Bruce Hall’s 2012 Production
The Book of Everything by Richard Tulloch
Drama Lab, ANU Arts Centre
From plagues of frogs and bum-biting dogs to social commentary on patriarchy and domestic abuse, Bruce Hall’s 2012 production The Book of Everything is a smorgasbord of vignettes, foibles, and comedy, and yet manages to tell a challenging and mature story.
Adapted from a Dutch children’s novel by Gus Kuijer, The Book of Everything is about the experiences of nine-year old Amsterdam resident Thomas Klopper, played by a hyperactive and Ritalin-deprived Alex Battye. Along with his sister Margot (Eliza Thompson) and his mother (Alex Fogg), Thomas lives under the abusive patriarchy of his ferocious, god-fearing father (Tim Crundell). Through his naive eyes, we see the struggles of his dysfunctional family and a society still recovering from the scars of Nazi occupation. But Thomas is an imaginative and plucky kid. He spends much of his time jotting down his thoughts, having fantastical visions, and chatting with his imaginary buddy Jesus.
Despite its deeply religious overtones, the story is at its heart a coming-of-age tale in which Thomas comes to understand the world around him and acquires a sense of agency and self-worth. Recognition must be given to Director Ellie Greenwood and Assistant Director Simon McKenzie for their careful handling of the sensitive topic of domestic violence to great effect, even managing to elicit a few sniffles and tears among the audience in the play’s darkest scenes.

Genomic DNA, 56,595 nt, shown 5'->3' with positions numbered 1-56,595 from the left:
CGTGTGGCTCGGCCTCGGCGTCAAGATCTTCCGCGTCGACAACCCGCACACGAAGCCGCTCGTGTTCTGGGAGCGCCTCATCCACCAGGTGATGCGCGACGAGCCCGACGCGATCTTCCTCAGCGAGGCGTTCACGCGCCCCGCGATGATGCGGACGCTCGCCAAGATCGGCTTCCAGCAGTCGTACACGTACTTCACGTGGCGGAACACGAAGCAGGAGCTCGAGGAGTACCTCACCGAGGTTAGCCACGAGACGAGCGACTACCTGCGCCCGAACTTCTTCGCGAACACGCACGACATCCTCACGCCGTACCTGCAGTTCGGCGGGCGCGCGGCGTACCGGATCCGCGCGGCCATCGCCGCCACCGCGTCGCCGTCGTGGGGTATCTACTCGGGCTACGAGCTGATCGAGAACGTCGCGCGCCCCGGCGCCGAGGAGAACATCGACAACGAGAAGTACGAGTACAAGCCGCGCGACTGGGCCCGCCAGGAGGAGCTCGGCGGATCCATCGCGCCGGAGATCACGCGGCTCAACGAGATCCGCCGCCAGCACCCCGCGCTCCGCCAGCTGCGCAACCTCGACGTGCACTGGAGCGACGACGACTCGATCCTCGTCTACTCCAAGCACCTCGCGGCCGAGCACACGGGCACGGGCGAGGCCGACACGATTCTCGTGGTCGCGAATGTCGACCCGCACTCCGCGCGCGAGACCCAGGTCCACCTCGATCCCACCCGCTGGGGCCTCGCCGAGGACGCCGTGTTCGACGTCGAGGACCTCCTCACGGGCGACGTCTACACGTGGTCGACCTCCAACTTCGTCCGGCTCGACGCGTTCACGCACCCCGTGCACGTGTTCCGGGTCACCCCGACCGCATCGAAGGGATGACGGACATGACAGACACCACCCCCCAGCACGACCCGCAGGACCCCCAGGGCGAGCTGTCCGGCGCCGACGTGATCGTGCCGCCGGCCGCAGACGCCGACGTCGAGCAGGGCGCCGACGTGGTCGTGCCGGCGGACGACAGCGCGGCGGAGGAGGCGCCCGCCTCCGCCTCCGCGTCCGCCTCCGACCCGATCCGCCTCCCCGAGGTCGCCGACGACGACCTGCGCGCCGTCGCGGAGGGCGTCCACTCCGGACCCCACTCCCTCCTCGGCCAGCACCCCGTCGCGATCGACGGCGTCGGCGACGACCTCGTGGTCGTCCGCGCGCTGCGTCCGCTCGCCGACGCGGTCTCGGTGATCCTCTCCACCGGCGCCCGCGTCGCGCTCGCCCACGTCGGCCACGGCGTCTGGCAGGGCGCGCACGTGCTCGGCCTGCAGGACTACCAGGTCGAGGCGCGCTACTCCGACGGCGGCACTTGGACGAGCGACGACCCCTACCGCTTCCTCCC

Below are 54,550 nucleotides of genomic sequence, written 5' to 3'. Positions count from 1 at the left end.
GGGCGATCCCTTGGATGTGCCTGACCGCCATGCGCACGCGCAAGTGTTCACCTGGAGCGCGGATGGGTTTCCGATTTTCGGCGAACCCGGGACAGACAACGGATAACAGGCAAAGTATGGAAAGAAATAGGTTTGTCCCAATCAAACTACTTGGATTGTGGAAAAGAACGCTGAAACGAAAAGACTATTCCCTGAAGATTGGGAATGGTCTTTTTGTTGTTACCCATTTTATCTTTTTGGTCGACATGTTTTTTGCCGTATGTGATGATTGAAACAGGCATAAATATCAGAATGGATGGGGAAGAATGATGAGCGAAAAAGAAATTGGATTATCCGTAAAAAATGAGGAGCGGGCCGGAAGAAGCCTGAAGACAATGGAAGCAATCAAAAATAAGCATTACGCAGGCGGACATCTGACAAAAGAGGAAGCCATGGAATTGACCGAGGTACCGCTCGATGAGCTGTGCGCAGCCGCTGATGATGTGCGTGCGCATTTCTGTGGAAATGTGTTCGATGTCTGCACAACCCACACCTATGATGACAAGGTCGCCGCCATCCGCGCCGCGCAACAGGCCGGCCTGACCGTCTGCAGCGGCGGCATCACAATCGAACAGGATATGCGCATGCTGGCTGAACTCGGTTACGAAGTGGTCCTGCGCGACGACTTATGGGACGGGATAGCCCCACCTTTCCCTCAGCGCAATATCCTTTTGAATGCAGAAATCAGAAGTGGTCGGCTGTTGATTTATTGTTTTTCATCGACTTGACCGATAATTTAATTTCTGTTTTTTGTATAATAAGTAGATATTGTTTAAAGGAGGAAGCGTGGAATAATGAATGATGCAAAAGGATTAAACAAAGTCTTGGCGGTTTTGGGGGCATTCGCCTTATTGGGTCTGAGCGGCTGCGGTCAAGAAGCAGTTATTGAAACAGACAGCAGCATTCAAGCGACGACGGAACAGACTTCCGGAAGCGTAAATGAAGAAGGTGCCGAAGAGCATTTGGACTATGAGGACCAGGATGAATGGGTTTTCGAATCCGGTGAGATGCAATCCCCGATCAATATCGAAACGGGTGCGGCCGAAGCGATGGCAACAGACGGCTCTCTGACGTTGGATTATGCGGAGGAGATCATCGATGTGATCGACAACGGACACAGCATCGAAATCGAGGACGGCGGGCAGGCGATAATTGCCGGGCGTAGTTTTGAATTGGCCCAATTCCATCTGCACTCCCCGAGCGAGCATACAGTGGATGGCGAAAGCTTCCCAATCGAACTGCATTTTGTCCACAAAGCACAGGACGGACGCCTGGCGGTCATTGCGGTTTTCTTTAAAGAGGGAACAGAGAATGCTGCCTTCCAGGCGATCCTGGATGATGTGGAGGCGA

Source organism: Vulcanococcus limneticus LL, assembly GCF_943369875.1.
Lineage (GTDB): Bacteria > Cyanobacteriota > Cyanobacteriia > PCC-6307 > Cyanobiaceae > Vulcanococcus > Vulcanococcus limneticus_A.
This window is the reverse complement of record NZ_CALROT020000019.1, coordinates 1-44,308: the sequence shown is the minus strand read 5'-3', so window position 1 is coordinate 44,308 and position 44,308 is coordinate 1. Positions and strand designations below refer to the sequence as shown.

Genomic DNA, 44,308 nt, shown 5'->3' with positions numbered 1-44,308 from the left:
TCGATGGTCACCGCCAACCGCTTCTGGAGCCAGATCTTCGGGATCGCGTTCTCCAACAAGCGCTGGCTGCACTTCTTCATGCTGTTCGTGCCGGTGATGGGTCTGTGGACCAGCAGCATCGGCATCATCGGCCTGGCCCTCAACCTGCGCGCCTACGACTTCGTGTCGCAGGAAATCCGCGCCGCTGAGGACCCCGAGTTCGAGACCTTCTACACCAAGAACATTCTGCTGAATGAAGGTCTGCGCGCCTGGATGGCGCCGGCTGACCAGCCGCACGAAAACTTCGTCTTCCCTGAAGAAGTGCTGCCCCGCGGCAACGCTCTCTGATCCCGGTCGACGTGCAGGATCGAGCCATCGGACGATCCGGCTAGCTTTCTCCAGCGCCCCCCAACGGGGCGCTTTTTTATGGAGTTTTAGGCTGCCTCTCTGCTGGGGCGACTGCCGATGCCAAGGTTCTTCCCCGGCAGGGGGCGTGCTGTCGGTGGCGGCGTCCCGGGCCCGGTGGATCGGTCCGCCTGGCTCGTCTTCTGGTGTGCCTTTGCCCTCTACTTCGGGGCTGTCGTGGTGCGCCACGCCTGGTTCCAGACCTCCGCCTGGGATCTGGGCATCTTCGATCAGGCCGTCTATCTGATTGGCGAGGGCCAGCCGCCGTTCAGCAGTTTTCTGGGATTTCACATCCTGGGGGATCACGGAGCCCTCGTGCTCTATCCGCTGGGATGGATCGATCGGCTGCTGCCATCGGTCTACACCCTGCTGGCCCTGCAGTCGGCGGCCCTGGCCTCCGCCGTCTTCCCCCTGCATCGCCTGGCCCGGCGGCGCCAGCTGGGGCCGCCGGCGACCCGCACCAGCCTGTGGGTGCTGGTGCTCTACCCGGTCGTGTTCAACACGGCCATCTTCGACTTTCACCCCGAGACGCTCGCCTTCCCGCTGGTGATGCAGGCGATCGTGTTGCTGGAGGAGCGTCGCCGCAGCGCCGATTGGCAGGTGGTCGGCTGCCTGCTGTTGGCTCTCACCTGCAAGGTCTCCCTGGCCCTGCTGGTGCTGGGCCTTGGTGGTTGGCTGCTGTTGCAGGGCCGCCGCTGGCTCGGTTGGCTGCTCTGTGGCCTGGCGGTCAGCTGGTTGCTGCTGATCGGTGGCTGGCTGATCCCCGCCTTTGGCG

Though the acting was a mixed bag at times, the characters quickly grow on you. Special mention must go to Alex Fogg as Thomas’s mother, Jenna Maurer as Thomas’s neighbour and mentor Mrs Van Amersfort, and Stephen Watson as a hilariously “cool” and self-deprecating Jesus of Nazareth. Likewise, despite some elementary issues with blocking, pacing, and upstaging, the play was able to finish on an engaging and bittersweet note.
From its tiny cast to its hand-drawn background set to its meagre three night run, the production was ultimately a very modest and intimate affair. While it did not have the glitz and glamour of other residential college plays this year, one cannot but feel that it benefitted from a conscious decision to steer away from flashy showmanship. In fact, it is refreshing to see that the Bruce Hall play is no longer a mishmash of pointless in-jokes, irrelevant rewrites, and poorly improvised silliness. It finally feels like Bruce Hall is getting its theatrical vigour back, and I certainly look forward to its return to a more humble and coherent form of stagecraft.